Secondment Agreement In South Africa

When examining a cross-border posting, both the employer and the worker must carefully assess the legal consequences of the posting agreement, in particular the laws governing the agreement and the forum competent to decide disputes that may arise from the agreement. In addition, the parties must take into account the impact of the posting on the posted worker`s right to continue to participate in group risk insurance, pension funds and medical aid schemes to which he may be affiliated by reason of his employment. Parties should not only seek advice on immigration legislation, labour rights and tax consequences, but also consult their fund managers and managers on the impact that the absence of a worker from the country may have on his or her participation in a medical assistance scheme, a pension fund and a voluntary or compulsory benefit, Like what. B funeral regimes. Workers who stay longer outside their home country may find themselves in an unfortunate situation of losing certain benefits or insurance coverages. Some guidelines and funds do not cover people who have travelled outside the country for a prescribed period of time. Certain legal safeguards, such as compensation for the Occupational Injuries and Diseases Act 130 of 1993 (COIDA), may also be extinguished if the worker stays outside the country longer than the prescribed period. For example, Article 60 of COIDA stipulates that “when an employed person or a creditor of a worker entitled to a pension within the meaning of COIDA resides outside the Republic or is absent from the Republic for a period or period of more than six months in total, the Director-General may, in lieu of that pension, give an amount in principal which he fixes, and the right to the pension is extinguished with the payment of this capital”. Before the Director-General exercises this power, the worker or creditor must be informed. The worker or creditor may ask the Director-General why his right to a retirement pension should not be terminated, but ultimately the Director-General will exercise discretion.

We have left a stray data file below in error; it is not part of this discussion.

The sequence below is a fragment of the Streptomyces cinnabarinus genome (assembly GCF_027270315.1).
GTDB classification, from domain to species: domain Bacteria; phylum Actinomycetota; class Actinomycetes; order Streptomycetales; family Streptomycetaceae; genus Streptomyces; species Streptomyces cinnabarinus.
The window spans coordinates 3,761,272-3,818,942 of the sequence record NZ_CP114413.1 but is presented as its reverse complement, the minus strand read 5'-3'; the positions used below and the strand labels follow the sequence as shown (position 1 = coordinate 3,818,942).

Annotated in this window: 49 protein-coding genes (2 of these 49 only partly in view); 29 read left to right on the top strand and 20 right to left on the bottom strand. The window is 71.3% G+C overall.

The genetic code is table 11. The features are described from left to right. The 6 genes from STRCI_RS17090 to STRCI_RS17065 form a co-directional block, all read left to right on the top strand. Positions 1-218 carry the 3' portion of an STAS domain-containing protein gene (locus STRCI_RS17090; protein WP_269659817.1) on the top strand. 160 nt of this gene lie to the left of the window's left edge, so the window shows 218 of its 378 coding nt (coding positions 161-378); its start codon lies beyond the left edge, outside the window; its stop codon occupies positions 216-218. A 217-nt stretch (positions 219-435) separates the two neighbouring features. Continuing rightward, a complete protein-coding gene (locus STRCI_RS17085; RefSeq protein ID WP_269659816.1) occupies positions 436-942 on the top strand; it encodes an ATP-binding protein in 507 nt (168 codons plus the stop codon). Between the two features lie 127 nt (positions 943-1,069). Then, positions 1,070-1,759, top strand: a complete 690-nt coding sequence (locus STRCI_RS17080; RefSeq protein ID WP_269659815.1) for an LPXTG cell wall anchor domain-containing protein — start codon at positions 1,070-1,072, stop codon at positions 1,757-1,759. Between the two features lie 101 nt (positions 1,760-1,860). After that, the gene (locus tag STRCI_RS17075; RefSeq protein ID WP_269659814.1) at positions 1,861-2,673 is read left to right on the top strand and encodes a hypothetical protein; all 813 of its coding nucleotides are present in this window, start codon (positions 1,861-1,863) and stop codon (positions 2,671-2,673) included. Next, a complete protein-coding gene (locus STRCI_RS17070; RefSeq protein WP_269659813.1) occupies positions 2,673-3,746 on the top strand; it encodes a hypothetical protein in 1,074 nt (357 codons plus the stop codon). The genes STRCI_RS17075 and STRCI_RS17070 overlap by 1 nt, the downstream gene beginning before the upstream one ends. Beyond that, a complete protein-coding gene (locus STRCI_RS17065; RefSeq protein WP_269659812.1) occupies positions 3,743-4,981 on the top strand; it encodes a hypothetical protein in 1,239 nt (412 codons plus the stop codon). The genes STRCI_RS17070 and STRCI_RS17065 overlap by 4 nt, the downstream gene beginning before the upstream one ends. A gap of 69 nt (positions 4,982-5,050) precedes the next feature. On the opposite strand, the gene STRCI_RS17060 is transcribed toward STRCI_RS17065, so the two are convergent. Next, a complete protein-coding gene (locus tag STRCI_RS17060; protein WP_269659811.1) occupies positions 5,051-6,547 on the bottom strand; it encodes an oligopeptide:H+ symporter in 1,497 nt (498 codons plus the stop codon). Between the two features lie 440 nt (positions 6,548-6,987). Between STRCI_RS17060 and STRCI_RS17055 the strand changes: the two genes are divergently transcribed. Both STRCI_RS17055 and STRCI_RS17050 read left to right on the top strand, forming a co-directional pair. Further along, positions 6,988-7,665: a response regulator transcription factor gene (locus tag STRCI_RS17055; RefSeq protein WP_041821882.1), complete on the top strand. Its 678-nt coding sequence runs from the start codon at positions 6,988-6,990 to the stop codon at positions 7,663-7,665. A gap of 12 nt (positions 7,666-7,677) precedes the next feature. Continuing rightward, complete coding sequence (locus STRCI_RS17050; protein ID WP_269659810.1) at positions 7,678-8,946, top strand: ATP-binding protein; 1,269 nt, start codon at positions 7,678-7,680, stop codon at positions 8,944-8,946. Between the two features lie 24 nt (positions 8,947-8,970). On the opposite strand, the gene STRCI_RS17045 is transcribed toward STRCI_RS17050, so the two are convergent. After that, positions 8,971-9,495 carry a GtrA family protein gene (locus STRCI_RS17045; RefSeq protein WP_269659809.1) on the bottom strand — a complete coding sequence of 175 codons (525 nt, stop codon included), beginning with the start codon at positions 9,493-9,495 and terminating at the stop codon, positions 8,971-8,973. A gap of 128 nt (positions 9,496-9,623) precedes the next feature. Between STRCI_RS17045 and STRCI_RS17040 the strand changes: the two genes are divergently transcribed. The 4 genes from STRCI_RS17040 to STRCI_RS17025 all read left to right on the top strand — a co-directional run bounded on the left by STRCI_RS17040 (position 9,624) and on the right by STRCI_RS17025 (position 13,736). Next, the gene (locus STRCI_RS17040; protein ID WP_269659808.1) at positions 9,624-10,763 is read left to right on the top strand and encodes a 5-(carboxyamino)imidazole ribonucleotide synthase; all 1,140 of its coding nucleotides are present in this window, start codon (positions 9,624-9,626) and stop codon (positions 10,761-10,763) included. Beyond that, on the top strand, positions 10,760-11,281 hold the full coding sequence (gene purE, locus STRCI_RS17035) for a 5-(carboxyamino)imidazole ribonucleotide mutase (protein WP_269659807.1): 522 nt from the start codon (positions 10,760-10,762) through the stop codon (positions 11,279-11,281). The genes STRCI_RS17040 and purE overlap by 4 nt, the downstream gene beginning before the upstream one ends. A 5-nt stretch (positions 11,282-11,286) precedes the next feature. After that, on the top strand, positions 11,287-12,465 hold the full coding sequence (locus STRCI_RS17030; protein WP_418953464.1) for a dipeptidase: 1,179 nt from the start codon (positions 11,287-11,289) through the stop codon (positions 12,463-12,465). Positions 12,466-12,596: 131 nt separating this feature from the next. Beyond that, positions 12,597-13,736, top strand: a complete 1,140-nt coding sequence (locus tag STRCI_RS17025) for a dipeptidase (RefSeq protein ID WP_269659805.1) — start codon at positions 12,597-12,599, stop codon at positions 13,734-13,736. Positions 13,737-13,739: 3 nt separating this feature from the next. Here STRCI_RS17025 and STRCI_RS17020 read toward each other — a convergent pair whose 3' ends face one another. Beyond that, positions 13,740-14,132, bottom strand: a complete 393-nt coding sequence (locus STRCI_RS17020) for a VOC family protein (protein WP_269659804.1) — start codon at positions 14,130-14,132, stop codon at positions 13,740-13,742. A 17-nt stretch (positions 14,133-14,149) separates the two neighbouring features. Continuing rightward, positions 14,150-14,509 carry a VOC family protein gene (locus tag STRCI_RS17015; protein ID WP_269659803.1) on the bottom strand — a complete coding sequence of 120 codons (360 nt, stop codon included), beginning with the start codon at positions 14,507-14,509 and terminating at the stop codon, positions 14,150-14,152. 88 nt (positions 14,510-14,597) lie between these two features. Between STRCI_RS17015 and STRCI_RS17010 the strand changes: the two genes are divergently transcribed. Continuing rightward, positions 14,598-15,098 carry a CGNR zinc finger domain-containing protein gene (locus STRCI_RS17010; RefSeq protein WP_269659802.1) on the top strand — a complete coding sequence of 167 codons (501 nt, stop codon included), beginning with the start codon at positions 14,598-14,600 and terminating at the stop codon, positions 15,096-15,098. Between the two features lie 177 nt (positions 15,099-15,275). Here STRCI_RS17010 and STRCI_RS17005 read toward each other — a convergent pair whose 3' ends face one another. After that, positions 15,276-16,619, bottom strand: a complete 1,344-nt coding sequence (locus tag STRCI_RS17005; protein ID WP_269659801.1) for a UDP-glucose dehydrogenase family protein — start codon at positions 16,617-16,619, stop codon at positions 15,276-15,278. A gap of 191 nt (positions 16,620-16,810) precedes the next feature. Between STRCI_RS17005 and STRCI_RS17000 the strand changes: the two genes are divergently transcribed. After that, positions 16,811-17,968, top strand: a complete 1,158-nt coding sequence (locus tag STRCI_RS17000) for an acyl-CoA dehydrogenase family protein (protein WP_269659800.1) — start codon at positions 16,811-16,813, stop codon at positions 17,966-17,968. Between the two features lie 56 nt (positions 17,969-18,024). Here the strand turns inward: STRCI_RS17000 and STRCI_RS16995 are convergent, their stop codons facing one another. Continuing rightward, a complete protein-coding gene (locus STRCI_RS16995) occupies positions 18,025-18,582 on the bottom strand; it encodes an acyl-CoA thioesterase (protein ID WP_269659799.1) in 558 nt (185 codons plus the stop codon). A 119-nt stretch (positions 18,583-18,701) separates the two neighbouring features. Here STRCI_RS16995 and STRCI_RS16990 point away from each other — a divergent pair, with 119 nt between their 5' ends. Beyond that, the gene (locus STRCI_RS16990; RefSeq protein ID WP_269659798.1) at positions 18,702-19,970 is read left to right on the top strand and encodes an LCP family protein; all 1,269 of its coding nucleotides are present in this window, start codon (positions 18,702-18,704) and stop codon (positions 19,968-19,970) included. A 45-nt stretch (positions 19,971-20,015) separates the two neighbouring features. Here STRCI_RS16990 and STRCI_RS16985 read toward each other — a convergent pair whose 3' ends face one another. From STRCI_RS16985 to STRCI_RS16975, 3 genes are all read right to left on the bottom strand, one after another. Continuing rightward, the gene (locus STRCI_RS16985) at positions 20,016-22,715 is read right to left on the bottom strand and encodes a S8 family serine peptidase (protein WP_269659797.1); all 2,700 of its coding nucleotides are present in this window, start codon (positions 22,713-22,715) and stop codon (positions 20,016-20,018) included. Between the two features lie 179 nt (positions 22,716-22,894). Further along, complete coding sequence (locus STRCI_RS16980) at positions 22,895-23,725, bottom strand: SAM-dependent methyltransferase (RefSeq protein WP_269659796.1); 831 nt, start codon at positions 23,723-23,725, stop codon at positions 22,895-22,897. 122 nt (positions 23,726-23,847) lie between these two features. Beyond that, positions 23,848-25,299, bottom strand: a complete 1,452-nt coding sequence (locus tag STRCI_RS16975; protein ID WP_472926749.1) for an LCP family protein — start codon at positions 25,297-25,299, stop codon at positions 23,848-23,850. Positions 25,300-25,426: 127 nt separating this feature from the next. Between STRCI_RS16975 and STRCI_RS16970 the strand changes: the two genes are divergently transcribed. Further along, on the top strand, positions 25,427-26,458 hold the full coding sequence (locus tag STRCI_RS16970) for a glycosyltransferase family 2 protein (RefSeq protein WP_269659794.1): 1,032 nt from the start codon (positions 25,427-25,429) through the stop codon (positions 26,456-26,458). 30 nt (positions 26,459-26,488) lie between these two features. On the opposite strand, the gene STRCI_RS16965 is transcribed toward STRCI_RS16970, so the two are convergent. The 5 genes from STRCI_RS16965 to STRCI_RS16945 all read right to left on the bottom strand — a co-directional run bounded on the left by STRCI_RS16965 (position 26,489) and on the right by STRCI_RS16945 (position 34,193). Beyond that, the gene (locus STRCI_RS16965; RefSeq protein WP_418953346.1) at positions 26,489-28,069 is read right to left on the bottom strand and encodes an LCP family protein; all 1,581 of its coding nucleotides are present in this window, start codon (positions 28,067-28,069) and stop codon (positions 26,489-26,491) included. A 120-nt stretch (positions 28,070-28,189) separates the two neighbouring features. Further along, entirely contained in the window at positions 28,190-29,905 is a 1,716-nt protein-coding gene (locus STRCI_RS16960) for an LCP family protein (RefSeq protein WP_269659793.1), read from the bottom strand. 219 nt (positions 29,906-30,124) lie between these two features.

With respect to private plans and employer-sponsored plans, the question of whether a worker is still entitled to participate in and benefit from a plan is largely governed by the rules of each plan. For the purposes of section 29 of the Medical Schemes Act 1998, continued membership of a medical assistance scheme is provided for in the rules of the scheme. The rules of one of the major medical aid programs in South Africa provide that if a member works abroad for an extended period of time (up to five years maximum), the member can be demoted to a benefit option for the lowest income bracket, but upon returning to South Africa, the member can switch to any performance option. if they do so within three months of their return. This medical system allows the worker to remain a member during the period of posting. However, it should be noted that the rules of medical systems vary. For example, the rules of another leading medical system provide for continued membership in the system when a worker is deployed abroad on the instructions of the employer. Whether or not a worker remains a member of a medical aid scheme therefore depends entirely on the rules of the applicable rules. . .

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